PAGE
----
Inflation during the review period averaged around 10% per year, but is likely to rise further, as monetary and fiscal policy were weakened in 2010. Export demand has rebounded since the global financial crisis, but the ability to finance current account deficits has become a problem. A rapid increase in real wages during the review period triggered rising deficits in current account transactions (the current account deficit was estimated to be 11.3% in 2010).

In 2009, policy-makers had already implemented a devaluation of the ruble by 20%. Following the fiscal weakening and rising current account deficits of 2010, the IMF’s resident representative in Belarus called for a tightening of fiscal and monetary policy in 2011, as well as a slowing of credit growth in order to reduce the demand for foreign currencies. As a first measure, the central bank pegged the Belarusian ruble to a basket of currencies with a band of allowable fluctuation (+/- 8%), aimed at creating a flexible exchange rate policy.


Driven primarily by external pressure associated with the global financial crises and rising tariffs for Russian energy imports, Lukashenka has sought to open the economy slowly while retaining enough control to avoid major economic distortions. However, adverse terms of trade, falling demand from trading partners, and problems with accessing financial markets have combined to drain foreign currency reserves, put the country’s currency under pressure, and force authorities to seek financial assistance from the IMF, Russia and China. Though the economic situation stabilized somewhat in 2010, Belarus still faces huge challenges. The 2010 budget deficit amounted to $900 million. The country’s dependence on Russia as main energy provider and biggest trading partner could become a trap undermining Lukashenka’s political power. The loss of the European Union as a partner for investments that Belarus desperately needs to modernize its economy is a particular problem.

9 | Private Property

Property rights

Belarus has become one of the top-10 reformers worldwide with respect to property registration. The country has created a one-stop shop for property registration, introduced a broad administrative simplification program with strict time limits for the registration process, and computerized its records. As a result, the time required to register property in Minsk has fallen from 231 days to just 21. Nevertheless, private property is not fully protected by the legal system. President Lukashenka has continued to resist anything more than limited privatization. Although in early 2007 Belarus finally succumbed to Russian pressure to sell a controlling stake in Beltransgaz, which operates one of the two major pipeline networks, this sale was an exception. In 2010, the government approved a plan to sell some public companies as a privatization pilot project, fulfilling one of the conditions for receiving an IMF standby loan. However, the pilot project failed because the authorities were dissatisfied with the mechanisms demanded by the IMF.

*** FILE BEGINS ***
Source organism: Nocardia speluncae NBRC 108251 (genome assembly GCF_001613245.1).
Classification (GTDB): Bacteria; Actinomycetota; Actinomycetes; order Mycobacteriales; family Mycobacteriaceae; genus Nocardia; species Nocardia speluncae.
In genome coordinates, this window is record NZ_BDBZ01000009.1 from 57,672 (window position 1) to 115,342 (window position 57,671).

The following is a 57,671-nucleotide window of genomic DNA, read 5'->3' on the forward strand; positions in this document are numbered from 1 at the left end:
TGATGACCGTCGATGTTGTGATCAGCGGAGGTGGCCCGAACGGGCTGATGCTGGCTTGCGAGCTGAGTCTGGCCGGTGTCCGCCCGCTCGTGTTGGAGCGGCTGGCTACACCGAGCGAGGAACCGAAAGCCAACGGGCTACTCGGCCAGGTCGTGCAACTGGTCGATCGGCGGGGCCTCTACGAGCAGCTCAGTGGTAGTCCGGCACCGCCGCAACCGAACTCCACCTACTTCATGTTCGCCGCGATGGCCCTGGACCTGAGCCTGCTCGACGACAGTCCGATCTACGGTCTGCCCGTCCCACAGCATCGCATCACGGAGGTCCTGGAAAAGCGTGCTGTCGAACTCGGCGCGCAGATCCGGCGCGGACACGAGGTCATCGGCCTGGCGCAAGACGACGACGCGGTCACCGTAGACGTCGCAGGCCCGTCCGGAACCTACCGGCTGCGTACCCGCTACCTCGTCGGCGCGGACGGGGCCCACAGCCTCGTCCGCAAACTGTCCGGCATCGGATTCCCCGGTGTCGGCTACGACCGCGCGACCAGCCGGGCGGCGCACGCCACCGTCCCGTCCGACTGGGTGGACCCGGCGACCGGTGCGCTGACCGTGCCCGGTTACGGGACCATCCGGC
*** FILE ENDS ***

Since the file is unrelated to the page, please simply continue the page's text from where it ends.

Private enterprise

In July 2008, the Belarusian government adopted a two-part privatization plan for 2008 – 2010. The plan’s first part listed 519 national enterprises, both small and large, which were supposed to be incorporated as joint-stock companies within the next three years. The second part listed 147 open joint-stock companies. In practice, one can assume that privatization will be carried out in the form of direct deals with state institutions. However, the failure of privatization deals in 2010 offer little hope that privatization plans will in fact be carried out.

Though it has become easier to establish and run a business in Belarus, private companies are still permitted largely as exclusive enclaves in an economic system dominated by the state.

10 | Welfare Regime

Social safety nets

Belarus inherited its extensive welfare system from the Soviet era. Formally, it is one of the priorities of the Belarusian “social market economy” model. The government places a high priority on social services that are not well targeted, and which are increasingly closely associated with ideological rather than social goals. The Lukashenka regime uses the welfare system as an ideological foundation because the economic system remains fragile. Nevertheless, social benefits do not cover the cost of living. For instance, in 2008, less than half of the unemployed persons qualified for benefits, which themselves were equivalent to less than 10% of the average wage. To a large extent, the social orientation of the Belarusian economy is a myth that is actively cultivated by state propaganda. A 2007 study by the IPM Research Center in Minsk showed that budget expenditures for social affairs are in fact comparatively modest. The recent crisis has revealed that the regime is in urgent need of reforms to maintain its power.

Equal opportunity

Societal fragmentation remains within tolerable limits. At more than 50%, the employment rate for women is relatively high, but women are underrepresented in the top echelons of business and government, and overrepresented in poorly paid occupations. However, women play a huge role in NGOs and within civil society. Poverty is predominantly female in Belarus, but is also felt by families with two or more children and the rural population. Representatives of Belarusian women’s organizations have documented the issues of domestic violence and the problematic position held by NGOs in Belarus. The incidence of sexual violence both at home and at work has risen substantially.